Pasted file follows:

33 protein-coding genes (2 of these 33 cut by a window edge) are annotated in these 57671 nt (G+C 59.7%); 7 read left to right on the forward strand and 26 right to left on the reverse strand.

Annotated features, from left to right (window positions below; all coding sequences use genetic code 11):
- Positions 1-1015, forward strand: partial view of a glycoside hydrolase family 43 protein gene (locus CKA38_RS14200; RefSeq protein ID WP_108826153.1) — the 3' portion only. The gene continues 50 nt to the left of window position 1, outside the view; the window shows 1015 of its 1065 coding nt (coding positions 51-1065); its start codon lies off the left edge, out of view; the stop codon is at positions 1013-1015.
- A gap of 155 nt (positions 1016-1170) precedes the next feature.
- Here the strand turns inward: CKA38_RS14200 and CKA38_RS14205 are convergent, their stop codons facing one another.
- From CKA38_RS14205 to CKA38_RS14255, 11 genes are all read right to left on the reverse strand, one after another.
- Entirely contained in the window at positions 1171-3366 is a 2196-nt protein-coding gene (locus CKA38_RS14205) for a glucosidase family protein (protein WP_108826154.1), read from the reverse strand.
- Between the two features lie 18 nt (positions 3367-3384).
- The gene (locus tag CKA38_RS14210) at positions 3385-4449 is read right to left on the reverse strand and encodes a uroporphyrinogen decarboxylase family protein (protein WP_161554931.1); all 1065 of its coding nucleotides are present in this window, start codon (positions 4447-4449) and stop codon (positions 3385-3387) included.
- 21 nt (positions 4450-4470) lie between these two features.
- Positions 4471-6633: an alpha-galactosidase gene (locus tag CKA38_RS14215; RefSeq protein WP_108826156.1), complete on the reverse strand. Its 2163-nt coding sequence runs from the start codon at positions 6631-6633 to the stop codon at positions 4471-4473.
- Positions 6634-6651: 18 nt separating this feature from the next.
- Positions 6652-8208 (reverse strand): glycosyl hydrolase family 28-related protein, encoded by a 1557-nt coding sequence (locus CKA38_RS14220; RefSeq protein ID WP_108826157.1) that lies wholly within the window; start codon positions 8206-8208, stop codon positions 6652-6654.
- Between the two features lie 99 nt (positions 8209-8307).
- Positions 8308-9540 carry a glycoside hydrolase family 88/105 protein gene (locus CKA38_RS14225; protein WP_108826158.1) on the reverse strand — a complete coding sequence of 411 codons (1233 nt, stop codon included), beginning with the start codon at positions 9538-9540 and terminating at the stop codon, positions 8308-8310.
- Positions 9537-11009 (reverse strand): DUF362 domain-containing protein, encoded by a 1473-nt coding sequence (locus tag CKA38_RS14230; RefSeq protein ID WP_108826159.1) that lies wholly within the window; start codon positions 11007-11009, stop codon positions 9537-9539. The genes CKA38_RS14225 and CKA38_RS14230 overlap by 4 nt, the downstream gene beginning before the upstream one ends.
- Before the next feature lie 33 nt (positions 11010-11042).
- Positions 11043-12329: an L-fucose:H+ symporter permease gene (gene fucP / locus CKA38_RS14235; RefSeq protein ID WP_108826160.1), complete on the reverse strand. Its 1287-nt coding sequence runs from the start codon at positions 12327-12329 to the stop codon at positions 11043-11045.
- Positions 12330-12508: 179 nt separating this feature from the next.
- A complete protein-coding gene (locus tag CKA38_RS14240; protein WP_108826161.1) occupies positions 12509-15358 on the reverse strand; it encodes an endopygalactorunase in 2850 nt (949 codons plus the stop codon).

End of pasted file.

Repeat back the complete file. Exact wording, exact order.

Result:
33 protein-coding genes (2 of these 33 cut by a window edge) are annotated in these 57671 nt (G+C 59.7%); 7 read left to right on the forward strand and 26 right to left on the reverse strand.

Annotated features, from left to right (window positions below; all coding sequences use genetic code 11):
- Positions 1-1015, forward strand: partial view of a glycoside hydrolase family 43 protein gene (locus CKA38_RS14200; RefSeq protein ID WP_108826153.1) — the 3' portion only. The gene continues 50 nt to the left of window position 1, outside the view; the window shows 1015 of its 1065 coding nt (coding positions 51-1065); its start codon lies off the left edge, out of view; the stop codon is at positions 1013-1015.
- A gap of 155 nt (positions 1016-1170) precedes the next feature.
- Here the strand turns inward: CKA38_RS14200 and CKA38_RS14205 are convergent, their stop codons facing one another.
- From CKA38_RS14205 to CKA38_RS14255, 11 genes are all read right to left on the reverse strand, one after another.
- Entirely contained in the window at positions 1171-3366 is a 2196-nt protein-coding gene (locus CKA38_RS14205) for a glucosidase family protein (protein WP_108826154.1), read from the reverse strand.
- Between the two features lie 18 nt (positions 3367-3384).
- The gene (locus tag CKA38_RS14210) at positions 3385-4449 is read right to left on the reverse strand and encodes a uroporphyrinogen decarboxylase family protein (protein WP_161554931.1); all 1065 of its coding nucleotides are present in this window, start codon (positions 4447-4449) and stop codon (positions 3385-3387) included.
- 21 nt (positions 4450-4470) lie between these two features.
- Positions 4471-6633: an alpha-galactosidase gene (locus tag CKA38_RS14215; RefSeq protein WP_108826156.1), complete on the reverse strand. Its 2163-nt coding sequence runs from the start codon at positions 6631-6633 to the stop codon at positions 4471-4473.
- Positions 6634-6651: 18 nt separating this feature from the next.
- Positions 6652-8208 (reverse strand): glycosyl hydrolase family 28-related protein, encoded by a 1557-nt coding sequence (locus CKA38_RS14220; RefSeq protein ID WP_108826157.1) that lies wholly within the window; start codon positions 8206-8208, stop codon positions 6652-6654.
- Between the two features lie 99 nt (positions 8209-8307).
- Positions 8308-9540 carry a glycoside hydrolase family 88/105 protein gene (locus CKA38_RS14225; protein WP_108826158.1) on the reverse strand — a complete coding sequence of 411 codons (1233 nt, stop codon included), beginning with the start codon at positions 9538-9540 and terminating at the stop codon, positions 8308-8310.
- Positions 9537-11009 (reverse strand): DUF362 domain-containing protein, encoded by a 1473-nt coding sequence (locus tag CKA38_RS14230; RefSeq protein ID WP_108826159.1) that lies wholly within the window; start codon positions 11007-11009, stop codon positions 9537-9539. The genes CKA38_RS14225 and CKA38_RS14230 overlap by 4 nt, the downstream gene beginning before the upstream one ends.
- Before the next feature lie 33 nt (positions 11010-11042).
- Positions 11043-12329: an L-fucose:H+ symporter permease gene (gene fucP / locus CKA38_RS14235; RefSeq protein ID WP_108826160.1), complete on the reverse strand. Its 1287-nt coding sequence runs from the start codon at positions 12327-12329 to the stop codon at positions 11043-11045.
- Positions 12330-12508: 179 nt separating this feature from the next.
- A complete protein-coding gene (locus tag CKA38_RS14240; protein WP_108826161.1) occupies positions 12509-15358 on the reverse strand; it encodes an endopygalactorunase in 2850 nt (949 codons plus the stop codon).